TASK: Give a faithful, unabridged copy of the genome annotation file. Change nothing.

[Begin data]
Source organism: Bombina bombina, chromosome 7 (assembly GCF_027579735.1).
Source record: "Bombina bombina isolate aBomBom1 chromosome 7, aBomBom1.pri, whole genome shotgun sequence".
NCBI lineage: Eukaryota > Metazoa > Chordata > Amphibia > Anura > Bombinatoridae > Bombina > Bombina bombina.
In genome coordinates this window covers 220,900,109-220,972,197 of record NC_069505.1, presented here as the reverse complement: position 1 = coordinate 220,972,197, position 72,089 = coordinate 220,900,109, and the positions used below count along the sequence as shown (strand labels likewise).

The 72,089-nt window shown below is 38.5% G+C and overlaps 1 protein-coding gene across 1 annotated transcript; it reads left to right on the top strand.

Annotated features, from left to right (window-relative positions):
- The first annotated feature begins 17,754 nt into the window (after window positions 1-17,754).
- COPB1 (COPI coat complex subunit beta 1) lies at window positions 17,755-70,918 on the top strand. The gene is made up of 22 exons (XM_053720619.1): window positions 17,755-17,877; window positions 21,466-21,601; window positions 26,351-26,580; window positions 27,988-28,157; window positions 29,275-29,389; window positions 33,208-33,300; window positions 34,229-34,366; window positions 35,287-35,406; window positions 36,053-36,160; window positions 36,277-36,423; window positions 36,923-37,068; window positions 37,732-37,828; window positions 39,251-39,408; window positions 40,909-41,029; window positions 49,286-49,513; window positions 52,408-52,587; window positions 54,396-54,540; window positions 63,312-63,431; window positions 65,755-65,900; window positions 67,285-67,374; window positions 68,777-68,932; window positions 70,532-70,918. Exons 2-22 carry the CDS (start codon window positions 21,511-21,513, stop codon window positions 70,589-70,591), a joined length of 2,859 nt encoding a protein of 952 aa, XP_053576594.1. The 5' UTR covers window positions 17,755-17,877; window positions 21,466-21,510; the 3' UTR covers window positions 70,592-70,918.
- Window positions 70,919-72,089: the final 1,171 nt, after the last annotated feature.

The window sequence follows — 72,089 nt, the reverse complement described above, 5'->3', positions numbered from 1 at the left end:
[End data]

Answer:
Source organism: Bombina bombina, chromosome 7 (assembly GCF_027579735.1).
Source record: "Bombina bombina isolate aBomBom1 chromosome 7, aBomBom1.pri, whole genome shotgun sequence".
NCBI lineage: Eukaryota > Metazoa > Chordata > Amphibia > Anura > Bombinatoridae > Bombina > Bombina bombina.
In genome coordinates this window covers 220,900,109-220,972,197 of record NC_069505.1, presented here as the reverse complement: position 1 = coordinate 220,972,197, position 72,089 = coordinate 220,900,109, and the positions used below count along the sequence as shown (strand labels likewise).

The 72,089-nt window shown below is 38.5% G+C and overlaps 1 protein-coding gene across 1 annotated transcript; it reads left to right on the top strand.

Annotated features, from left to right (window-relative positions):
- The first annotated feature begins 17,754 nt into the window (after window positions 1-17,754).
- COPB1 (COPI coat complex subunit beta 1) lies at window positions 17,755-70,918 on the top strand. The gene is made up of 22 exons (XM_053720619.1): window positions 17,755-17,877; window positions 21,466-21,601; window positions 26,351-26,580; window positions 27,988-28,157; window positions 29,275-29,389; window positions 33,208-33,300; window positions 34,229-34,366; window positions 35,287-35,406; window positions 36,053-36,160; window positions 36,277-36,423; window positions 36,923-37,068; window positions 37,732-37,828; window positions 39,251-39,408; window positions 40,909-41,029; window positions 49,286-49,513; window positions 52,408-52,587; window positions 54,396-54,540; window positions 63,312-63,431; window positions 65,755-65,900; window positions 67,285-67,374; window positions 68,777-68,932; window positions 70,532-70,918. Exons 2-22 carry the CDS (start codon window positions 21,511-21,513, stop codon window positions 70,589-70,591), a joined length of 2,859 nt encoding a protein of 952 aa, XP_053576594.1. The 5' UTR covers window positions 17,755-17,877; window positions 21,466-21,510; the 3' UTR covers window positions 70,592-70,918.
- Window positions 70,919-72,089: the final 1,171 nt, after the last annotated feature.

The window sequence follows — 72,089 nt, the reverse complement described above, 5'->3', positions numbered from 1 at the left end: